Zerodha co-founder and CEO Nithin Kamath announced a new health challenge for the company’s employees this World Health Day. As part of this initiative, anyone with BMI (body mass index) less than 25 will get half a month’s salary as a bonus, Kamath said.
He added that the average BMI of Zerodha’s team is 25.3. Posing a challenge to all the employees, he said that if it comes down below 24 by August, everyone will get another half a month’s salary as a bonus. “It’d be fun to compete with other companies,” he said.
He concluded by saying that he knows that BMI isn’t the best measure to track health and fitness, but is “the easiest way to get started”.
Netizens were quick to point out that Zerodha’s new challenge is “unhealthy” and “demeaning” and doesn’t promote overall well-being as BMI isn’t the accurate way to measure health.
What is BMI and how to calculate it?
BMI, formerly known as the Quetelet index, is a measure indicating nutritional status in adults through a value derived from the mass and height of a person. “A normal BMI is between 18.5 and 25; a person with a BMI between 25 and 30 is considered overweight and a person with a BMI over 30 is considered obese. A person is considered underweight if the BMI is less than 18.5,” Dr Ganga Anand (PT), child birth educator, obstetrician and gynaecologist, Daffodils by Artemis, Gurgaon said.
To calculate BMI, body mass is divided by the square of the body height and is expressed in units of kg/m². The final value is calculated from mass in kilograms and height in metres.
Is BMI an accurate measure of one’s health?
According to Dr Anand, BMI is not the perfect test, as with most measures of health. “Results can be thrown off by pregnancy or high muscle mass, and it may not be a good measure of health for children or the elderly,” she said.
She added that people with BMIs higher than 30 are at an increased risk of dying from heart disease, diabetes, cancer and other ailments. “However, several studies have also suggested that in some cases, a high BMI could actually protect a person from dying of heart failure, kidney failure and other chronic diseases,” the expert pointed out.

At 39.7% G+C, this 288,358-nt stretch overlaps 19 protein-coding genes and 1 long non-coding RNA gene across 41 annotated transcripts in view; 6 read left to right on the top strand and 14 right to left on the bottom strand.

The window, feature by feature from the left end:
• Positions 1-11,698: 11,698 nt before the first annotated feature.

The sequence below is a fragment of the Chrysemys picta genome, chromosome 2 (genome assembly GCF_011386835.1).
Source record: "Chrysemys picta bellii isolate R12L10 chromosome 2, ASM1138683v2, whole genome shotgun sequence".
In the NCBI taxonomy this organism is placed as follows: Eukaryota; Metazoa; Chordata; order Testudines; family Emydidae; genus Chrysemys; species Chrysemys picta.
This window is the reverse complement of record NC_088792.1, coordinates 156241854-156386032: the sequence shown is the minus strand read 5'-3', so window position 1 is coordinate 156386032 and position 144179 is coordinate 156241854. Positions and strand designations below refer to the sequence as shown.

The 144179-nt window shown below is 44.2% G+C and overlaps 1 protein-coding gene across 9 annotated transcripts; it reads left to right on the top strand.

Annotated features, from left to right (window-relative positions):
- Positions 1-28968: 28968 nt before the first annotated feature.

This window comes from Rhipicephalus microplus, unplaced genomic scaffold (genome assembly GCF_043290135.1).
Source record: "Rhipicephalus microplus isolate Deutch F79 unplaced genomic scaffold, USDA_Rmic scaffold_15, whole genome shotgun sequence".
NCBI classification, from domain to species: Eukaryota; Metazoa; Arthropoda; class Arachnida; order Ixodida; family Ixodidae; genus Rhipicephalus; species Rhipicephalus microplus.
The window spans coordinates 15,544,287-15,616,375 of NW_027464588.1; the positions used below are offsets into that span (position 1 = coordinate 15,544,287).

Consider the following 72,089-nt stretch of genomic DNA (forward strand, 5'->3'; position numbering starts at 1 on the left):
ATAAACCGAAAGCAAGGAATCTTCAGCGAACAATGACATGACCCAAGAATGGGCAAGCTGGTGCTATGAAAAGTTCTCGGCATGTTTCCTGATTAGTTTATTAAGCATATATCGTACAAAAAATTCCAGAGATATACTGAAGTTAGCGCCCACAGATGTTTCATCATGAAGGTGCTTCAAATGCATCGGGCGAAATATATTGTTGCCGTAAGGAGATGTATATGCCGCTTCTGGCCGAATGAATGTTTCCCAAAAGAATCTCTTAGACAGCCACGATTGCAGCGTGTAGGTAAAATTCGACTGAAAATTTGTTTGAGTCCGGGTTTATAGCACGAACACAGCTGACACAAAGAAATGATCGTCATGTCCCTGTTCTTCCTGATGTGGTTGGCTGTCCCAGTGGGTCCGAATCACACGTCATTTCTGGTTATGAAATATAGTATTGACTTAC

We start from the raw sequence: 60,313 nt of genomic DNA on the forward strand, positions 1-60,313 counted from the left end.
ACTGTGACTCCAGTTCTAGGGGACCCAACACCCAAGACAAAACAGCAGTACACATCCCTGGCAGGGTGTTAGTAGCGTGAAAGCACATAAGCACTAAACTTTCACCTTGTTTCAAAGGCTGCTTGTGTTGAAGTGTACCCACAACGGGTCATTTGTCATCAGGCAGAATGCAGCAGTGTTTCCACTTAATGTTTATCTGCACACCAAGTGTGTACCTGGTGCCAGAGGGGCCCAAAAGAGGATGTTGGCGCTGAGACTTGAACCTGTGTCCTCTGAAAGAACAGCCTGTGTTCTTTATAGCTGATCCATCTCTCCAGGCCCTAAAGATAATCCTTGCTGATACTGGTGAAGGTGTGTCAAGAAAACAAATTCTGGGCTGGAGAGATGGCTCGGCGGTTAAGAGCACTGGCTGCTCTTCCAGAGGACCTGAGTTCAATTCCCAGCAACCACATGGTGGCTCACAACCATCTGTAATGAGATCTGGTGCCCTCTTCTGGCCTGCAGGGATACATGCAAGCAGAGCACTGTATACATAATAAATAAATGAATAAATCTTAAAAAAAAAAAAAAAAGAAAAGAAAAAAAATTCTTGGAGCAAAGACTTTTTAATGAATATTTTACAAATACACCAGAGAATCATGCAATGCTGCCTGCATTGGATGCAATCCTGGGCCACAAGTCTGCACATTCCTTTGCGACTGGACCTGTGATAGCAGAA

Here’s why BMI is not an accurate predictor of health, according to Dr Anand.
*BMI doesn’t take into account fat percentage and where fat is distributed in the body. Belly fat (fat around the abdominal organs) increases the risk of diabetes, heart disease and death, whereas peripheral fat (fat beneath the skin elsewhere in the body) may be more innocuous, studies suggest.
*It cannot accurately predict the health of different demographics and races because it was created with data from only white Europeans. Research shows that there are biological and genetic differences in the relationship between weight, muscle mass and disease risk among different groups of people. BMI does not account for that.
More accurate measures of health and fitness
According to the expert, following measures of body fat may be more accurate than BMI.
“It is the simplest and most common way to measure ‘abdominal obesity‘ – the extra fat found around the middle that is an important factor in health, even independent of BMI. She added that it is inexpensive, easy to measure and strongly correlated with body fat in adults.
“However, it may be difficult and less in individuals with a BMI of 35 or higher. Further, it lacks standardised measurement procedure and good comparison standards in children.”
It has a “good correlation with body fat as measured by the most accurate methods, is inexpensive and predicts the development of disease and death in adults”. However, it is prone to errors and can be more complex.
Skinfold thickness, bioelectric impedance (BIA), underwater weighing (densitometry), dual-energy X-ray absorptiometry (DEXA), computerised tomography (CT) and magnetic resonance imaging (MRI) are some other ways to calculate body fat mass, according to the expert.
Move beyond BMI
“It is time to move beyond the BMI as a surrogate for determining body fat mass. Think of BMI like a puzzle piece, it’s a part of your whole health picture,” she said.
Other valuable factors include